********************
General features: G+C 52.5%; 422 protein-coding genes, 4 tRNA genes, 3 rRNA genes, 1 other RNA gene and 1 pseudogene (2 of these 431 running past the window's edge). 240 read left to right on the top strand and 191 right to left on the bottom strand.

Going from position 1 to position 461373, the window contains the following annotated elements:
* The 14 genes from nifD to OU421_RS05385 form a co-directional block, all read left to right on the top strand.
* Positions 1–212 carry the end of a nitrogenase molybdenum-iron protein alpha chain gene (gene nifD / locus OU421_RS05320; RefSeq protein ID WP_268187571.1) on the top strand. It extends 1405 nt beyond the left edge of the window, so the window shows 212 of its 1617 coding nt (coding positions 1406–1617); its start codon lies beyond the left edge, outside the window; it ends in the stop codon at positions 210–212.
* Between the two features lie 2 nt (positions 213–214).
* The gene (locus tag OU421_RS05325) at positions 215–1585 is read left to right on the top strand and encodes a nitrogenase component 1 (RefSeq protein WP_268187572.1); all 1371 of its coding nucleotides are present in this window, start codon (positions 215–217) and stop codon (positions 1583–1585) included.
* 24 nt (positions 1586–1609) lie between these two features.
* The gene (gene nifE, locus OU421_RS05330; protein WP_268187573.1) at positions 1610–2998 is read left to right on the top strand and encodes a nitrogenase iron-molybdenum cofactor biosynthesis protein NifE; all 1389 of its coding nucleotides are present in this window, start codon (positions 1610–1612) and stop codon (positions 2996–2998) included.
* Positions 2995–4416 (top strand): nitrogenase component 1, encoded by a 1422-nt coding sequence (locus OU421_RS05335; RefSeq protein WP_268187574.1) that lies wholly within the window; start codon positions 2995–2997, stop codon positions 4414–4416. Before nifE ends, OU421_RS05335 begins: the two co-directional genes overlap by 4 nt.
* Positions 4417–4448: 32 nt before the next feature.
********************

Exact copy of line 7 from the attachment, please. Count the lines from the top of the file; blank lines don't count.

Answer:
* 24 nt (positions 1586–1609) lie between these two features.